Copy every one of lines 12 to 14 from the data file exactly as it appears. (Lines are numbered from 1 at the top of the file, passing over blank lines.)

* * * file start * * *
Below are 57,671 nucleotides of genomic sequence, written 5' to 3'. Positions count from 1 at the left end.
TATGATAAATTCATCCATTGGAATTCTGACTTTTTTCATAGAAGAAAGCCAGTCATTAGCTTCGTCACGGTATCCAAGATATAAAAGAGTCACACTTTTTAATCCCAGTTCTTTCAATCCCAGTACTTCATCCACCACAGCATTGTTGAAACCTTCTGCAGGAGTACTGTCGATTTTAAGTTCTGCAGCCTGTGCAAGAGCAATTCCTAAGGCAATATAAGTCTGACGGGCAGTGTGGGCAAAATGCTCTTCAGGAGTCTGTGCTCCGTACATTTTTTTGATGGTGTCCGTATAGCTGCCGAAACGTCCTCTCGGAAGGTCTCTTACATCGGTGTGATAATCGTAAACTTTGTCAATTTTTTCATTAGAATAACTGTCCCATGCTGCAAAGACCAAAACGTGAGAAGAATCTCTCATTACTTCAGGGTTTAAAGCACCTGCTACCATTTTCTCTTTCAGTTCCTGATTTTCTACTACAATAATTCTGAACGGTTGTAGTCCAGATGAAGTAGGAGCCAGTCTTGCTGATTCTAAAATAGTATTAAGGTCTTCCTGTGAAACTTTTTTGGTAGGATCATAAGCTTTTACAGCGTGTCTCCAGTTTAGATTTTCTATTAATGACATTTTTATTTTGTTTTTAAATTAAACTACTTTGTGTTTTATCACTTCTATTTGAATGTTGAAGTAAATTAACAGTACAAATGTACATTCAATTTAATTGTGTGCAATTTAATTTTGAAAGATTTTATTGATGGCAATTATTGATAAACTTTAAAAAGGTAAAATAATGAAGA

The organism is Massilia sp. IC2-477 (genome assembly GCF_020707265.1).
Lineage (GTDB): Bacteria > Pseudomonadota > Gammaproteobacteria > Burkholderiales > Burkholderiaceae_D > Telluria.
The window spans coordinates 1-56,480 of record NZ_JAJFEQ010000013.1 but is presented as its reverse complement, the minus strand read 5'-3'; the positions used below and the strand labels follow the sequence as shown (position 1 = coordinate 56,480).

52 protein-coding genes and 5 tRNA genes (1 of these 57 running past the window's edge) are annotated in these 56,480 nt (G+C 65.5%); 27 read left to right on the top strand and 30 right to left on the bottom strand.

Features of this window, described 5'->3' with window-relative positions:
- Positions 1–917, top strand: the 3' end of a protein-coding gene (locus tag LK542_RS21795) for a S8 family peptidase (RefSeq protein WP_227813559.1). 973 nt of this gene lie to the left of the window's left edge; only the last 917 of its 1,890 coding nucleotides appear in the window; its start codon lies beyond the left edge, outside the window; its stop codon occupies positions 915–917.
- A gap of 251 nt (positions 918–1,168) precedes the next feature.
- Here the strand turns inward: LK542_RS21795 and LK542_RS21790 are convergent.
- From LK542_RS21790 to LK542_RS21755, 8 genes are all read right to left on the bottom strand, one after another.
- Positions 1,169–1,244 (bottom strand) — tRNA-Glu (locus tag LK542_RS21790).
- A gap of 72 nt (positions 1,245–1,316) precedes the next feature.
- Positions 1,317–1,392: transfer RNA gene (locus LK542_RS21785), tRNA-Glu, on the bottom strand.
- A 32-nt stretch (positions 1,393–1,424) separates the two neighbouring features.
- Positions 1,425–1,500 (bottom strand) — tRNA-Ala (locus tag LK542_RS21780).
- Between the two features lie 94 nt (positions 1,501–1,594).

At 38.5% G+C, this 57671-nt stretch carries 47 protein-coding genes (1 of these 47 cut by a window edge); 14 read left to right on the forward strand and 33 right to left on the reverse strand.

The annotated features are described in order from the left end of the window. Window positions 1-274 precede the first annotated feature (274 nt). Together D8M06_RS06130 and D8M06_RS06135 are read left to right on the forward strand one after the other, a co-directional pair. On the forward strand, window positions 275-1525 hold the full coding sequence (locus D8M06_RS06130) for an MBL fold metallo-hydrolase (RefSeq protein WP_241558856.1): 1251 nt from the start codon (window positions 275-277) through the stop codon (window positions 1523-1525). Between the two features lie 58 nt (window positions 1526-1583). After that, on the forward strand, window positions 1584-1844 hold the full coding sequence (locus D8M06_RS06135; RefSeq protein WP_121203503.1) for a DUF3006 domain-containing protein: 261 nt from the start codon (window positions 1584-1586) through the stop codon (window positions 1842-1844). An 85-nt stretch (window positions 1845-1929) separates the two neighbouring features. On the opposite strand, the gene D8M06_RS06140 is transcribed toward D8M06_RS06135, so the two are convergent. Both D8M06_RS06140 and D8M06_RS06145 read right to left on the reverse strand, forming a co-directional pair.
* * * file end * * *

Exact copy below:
- Positions 1,169–1,244 (bottom strand) — tRNA-Glu (locus tag LK542_RS21790).
- A gap of 72 nt (positions 1,245–1,316) precedes the next feature.
- Positions 1,317–1,392: transfer RNA gene (locus LK542_RS21785), tRNA-Glu, on the bottom strand.